When I hit 30 I knew the race was about to begin, everything I had done up to this point felt like meditative junk miles. I was waiting to see that 30k marker. Km’s 31-35 were an average of 4:46/km. We were now heading south east. This helped even out being a tiny bit faster than planned for the previous 10km. I came through 35km in 2:49:25, a 4:50/km average. Still, I was behind, now by 1:05. I took my last gel at 35km and then it was time to get to work. We were heading south for a few more km’s before heading north towards the park and the finish. My pace plan was now to increase to 4:40/km for the next 5km. Km’s 36-40 were an average of 4:39/km,  I was feeling good and excited. I was also waiting for this rumoured hill, unsure of exactly when I would encounter it. There was a mild incline on a bridge which I figured was the hill,  it really wasn’t bad, barely a hill I thought to myself.

After the 40km mark, I was to go all out until crossing the finish. This was the most anticipated part of the race, because I was curious to see what I still had left. I ran the last 2.2 km in an average of 4:33/km. The rumoured hill was in there, with less than 1km to the finish. I could see the finish around the corner, I could see people being taken by the hill. I embraced it, embraced the temporary discomfort, peaked the hill, and sprinted to the finish.

My official time was 3:22:37. This was 41 seconds off (slower than) what my plan had me coming in at. I took 2:56 off my previous PB at the Erie Marathon in September. I finished feeling SO good. While I am happy with my effort in Chicago, I also know I have more in me. I cannot wait to run another marathon and see what I can do. Is it April yet?

Chicago Marathon 2018: Pre-Race

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I arrived in Chicago on Friday just before 5pm local time, and wasted to time. I quickly dropped my stuff at the hotel before heading to the expo. American race expos have a lot more going on at them compared to Canadian ones, especially the World Majors. Normally I enjoy walking through the expo, but this time I just felt bored. I grabbed my marathon and 5k bibs, did a walk through, took 1 photo and then left. It was time to eat dinner and relax.

The next morning, I woke up early as always and had coffee and a small breakfast at the hotel with my friend Jess, before heading over to the 5km. It was raining with thunder and lightning when we woke up, and my other running buddies weren’t sure they wanted to run in that. Fortunately it cleared up, the start was delayed a little, and since we did not want to stand in the corrals for extra time to seed ourselves properly, there were quite a few waves ahead of us. By the time we were running, the weather was pretty good, overcast, but a little humid. I am pretty sure we laughed for most of those 5km and it was a great way to shake-out our legs before the big day.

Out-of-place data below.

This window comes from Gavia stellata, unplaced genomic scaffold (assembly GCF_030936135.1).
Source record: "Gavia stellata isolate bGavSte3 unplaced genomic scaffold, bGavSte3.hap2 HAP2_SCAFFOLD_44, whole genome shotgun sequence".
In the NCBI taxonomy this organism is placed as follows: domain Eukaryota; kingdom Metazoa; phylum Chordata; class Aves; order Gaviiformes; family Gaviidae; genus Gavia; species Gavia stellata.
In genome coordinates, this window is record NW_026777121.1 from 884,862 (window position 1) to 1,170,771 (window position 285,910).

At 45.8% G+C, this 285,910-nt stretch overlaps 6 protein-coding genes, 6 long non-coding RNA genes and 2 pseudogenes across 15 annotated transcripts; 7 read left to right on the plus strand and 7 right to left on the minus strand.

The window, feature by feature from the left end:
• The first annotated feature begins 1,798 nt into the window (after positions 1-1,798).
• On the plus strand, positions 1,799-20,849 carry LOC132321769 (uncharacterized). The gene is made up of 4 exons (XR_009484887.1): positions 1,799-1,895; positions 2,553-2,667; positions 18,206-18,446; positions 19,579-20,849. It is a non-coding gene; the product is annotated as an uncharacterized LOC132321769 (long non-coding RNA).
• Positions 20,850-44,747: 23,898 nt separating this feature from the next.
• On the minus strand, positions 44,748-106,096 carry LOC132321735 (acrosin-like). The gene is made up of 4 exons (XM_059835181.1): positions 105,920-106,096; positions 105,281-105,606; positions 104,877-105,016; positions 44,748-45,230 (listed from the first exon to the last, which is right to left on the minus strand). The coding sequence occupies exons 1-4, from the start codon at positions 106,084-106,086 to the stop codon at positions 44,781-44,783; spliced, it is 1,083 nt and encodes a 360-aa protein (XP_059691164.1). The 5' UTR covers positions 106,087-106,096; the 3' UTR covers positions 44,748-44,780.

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Post-run, I walked by to the hotel, which was under 1 km (pretty pleased with how that turned out), the finish of the 5km was also in the same park as the start/finish of the marathon. I had a quick shower and we headed out to find a proper breakfast. We ended up at a place called Yolk which featured a massive menu. Anywhere that considers 2 full-size pancakes as a “side” knows nothing about portion control, but worked out just fine pre-race. I ended up with an “Ironman scramble” which was egg whites and veggies with pancakes on the side and grits.

The next item on the list was the Nike store, they were releasing the finishers gear the day before the race, so I wanted to make sure I got a jacket it my size. We arrived at Nike only 1-hour after opening and already they said they were out of small jackets, and suggested coming back “tomorrow at 8am”, which would have been 30-minutes into the marathon. After a quick phone call, I decided to make the trip to Nike Bucktown, 4 miles away from the flagship on Michigan ave. They had all the sizes and it wasn’t a gong show like the downtown store. I may have ended up with a few more items than just the jacket.

We grabbed coffees at a cute shop called Red Beard, and then jumped in an Uber back downtown. We had tickets for the Architectural boat tour, but our driver was super confused about where to drop us off, and we ended up doing circles while the boat pulled away. When we arrived, we were told we could do the tour the following day, so we went to Pret a Manger for lunch and then headed back to the hotel. I organized my clothes and fuel, re-read my race plan, made sure I knew my paces and then hung out until it was time to head out for dinner.

I had made a dinner reservation at Mama’s Boy, which considers itself italian peasant food. We were meeting my friend Lisa from BC, who was also running the marathon and her mom. The place was absolutely packed when we arrived, which I’m sure was the case with all italian resto’s that night. There was a large crowd of people waiting for seats which flowed right into the dinning area. The servers knocked and elbowed them out of the way, saying “move” as they passed. The atmosphere was interesting, and the food was pretty good. We were done by 7pm and then headed back to the hotel for final pre-race prep.